Materials set to shape the future of 3D printing

The future of the burgeoning 3D printing industry looks set to be a battle of materials and data, as the industry's emerging players work to create technology with the potential to change the face of the world's manufacturing industry.
Written by Leon Spencer, Contributor

In early July, Australian-listed graphite and nickel mining company Kibaran, which operates in Tanzania, signed a deal with Melbourne-based 3D printing company 3D Group, to go halves in a new research and development company called 3D Graphtech Industries.

While the company's new name might not be as catchy as some, the business it is working to build in the local market is very catchy indeed.

In fact, it is currently one of the most visibly fast-growing sectors in the world, and it has captured the imagination of a vast cross-section of the world's industry — from furniture designers and artists to aerospace engineers and the military.

The central focus of the joint effort between Kibaran and 3D Group is to work out how to use graphene, a carbon nano-material derived from graphite, in 3D printing applications.

In July, Kibaran told its shareholders the 3D printing industry was evolving rapidly, with accelerating technological development forecast to drive the 3D printing market value from its current $3.8 billion to $16.2 billion by 2018 — as estimated by Canalys in its 3D printing market study published on 31 March 2014.

Likewise, the Wohlers Report 2014, published in May, placed the valuation of the market for 3D printing, consisting of all products and services worldwide, at $3.07 billion last year, with the compound annual growth rate of 34.9 percent.

With 3D printing occupying such a fast moving niche in the market, Kibaran and 3D Group are, like a growing number of organisations around the world, hoping to tap into the market and catch the wave before it crests.

In its goal to achieve this end, 3D Group is paying particular attention to materials development for 3D printing devices, along with design data and intellectual property (IP) applicable to 3D printing.

With the estimated future growth potential of the market in mind, 3D Group has said it wants to become nothing short of Australia's leading integrated multi-platform 3D printing company.

3D printing heritage

3D printing may have recently caught the imagination of 3D Group — and the world — but it's not new.

3D printing — or additive manufacturing technology, as it's otherwise known — has been around for decades. Although some of the materials used in 3D printing have varied somewhat since its introduction in the 80s, the actual process behind additive 'printing' in a three-dimensional matrix remains largely unchanged in many ways.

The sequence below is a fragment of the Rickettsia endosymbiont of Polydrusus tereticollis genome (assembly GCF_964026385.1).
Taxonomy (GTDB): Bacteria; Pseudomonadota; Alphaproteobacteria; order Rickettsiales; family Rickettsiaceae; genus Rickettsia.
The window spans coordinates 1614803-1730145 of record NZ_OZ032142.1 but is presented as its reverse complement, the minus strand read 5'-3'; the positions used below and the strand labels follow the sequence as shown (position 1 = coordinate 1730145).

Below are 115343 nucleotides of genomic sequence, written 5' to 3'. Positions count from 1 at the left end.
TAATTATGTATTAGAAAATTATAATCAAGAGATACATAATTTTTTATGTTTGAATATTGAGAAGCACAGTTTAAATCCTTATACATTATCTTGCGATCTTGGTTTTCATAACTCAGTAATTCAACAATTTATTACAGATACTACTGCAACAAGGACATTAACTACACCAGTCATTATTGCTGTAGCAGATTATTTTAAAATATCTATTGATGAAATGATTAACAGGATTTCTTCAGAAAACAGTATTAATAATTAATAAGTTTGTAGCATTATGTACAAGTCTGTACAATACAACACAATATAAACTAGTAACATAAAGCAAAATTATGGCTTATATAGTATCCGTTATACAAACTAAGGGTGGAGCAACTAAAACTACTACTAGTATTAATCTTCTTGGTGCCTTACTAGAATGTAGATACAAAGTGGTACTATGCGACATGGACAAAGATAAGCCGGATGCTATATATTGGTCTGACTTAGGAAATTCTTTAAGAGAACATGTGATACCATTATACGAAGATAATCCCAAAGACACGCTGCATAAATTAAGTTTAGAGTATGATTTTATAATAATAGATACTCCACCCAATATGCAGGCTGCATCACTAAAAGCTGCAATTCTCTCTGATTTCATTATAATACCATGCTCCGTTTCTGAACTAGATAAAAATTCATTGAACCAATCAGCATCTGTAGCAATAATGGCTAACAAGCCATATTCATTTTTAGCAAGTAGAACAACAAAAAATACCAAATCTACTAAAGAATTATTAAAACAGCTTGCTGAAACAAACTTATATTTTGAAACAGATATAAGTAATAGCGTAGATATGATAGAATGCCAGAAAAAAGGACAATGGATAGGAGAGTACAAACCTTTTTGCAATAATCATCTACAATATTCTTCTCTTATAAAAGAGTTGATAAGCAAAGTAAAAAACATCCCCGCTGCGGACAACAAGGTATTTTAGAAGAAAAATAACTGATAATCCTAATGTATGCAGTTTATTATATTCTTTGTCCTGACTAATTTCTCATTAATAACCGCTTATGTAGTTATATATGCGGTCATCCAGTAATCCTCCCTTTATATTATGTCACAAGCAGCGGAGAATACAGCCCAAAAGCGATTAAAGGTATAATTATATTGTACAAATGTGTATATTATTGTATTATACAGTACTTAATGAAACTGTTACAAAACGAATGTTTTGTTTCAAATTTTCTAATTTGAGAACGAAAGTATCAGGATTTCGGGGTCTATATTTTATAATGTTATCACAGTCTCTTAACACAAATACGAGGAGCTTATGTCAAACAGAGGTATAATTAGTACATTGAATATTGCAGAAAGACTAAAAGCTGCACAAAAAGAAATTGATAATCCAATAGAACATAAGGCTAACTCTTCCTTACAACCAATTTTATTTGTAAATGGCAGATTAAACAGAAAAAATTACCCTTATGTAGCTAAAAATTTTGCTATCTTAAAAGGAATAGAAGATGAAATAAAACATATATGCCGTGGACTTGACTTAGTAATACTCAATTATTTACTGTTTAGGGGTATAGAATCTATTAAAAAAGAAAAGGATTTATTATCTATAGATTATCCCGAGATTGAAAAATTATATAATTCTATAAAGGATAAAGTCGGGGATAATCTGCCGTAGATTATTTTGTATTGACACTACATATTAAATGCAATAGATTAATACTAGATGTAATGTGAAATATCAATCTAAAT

A 3D printer will have either a printhead moving on three axes or more, injecting a resin, polymer or some similar substance onto a surface, layer by layer until an object is built, or feature a platform moving beneath a print-head to effectively accomplish the same layer-by-layer object build.

Also during the 80s, techniques were developed to construct metal objects using additive manufacturing techniques. Two of these techniques were direct metal laser sintering (DMLS) and selective laser sintering (SLS), both of which typically involve binding metal powder together to create solid objects, although nylon and polystyrene can also be used in some SLS applications.

While the core technology behind 3D printing has been around for a while, it has also traditionally been quite restricted in the sorts of materials required to print objects. Early on, it was resin, now it is a little broader, and includes various types of polymer.

In the manufacturing sector, sintering 3D printers typically use a small selection of metal powders — titanium is particularly popular among aerospace contractors, for example.

More recently, 3D printers have emerged that can handle more than one type of material at a time, printing composite objects. However, these materials remain relatively restrictive.

3D Group's managing director Frank Pertile, however, is convinced that materials development will be one of the key elements that will pave the way for the future development of the 3D printing industry.

Pertile claims 3D Group's 2 metre-cubed printer is probably the world's largest fused filament fabrication 3D printer.
Image: 3D Group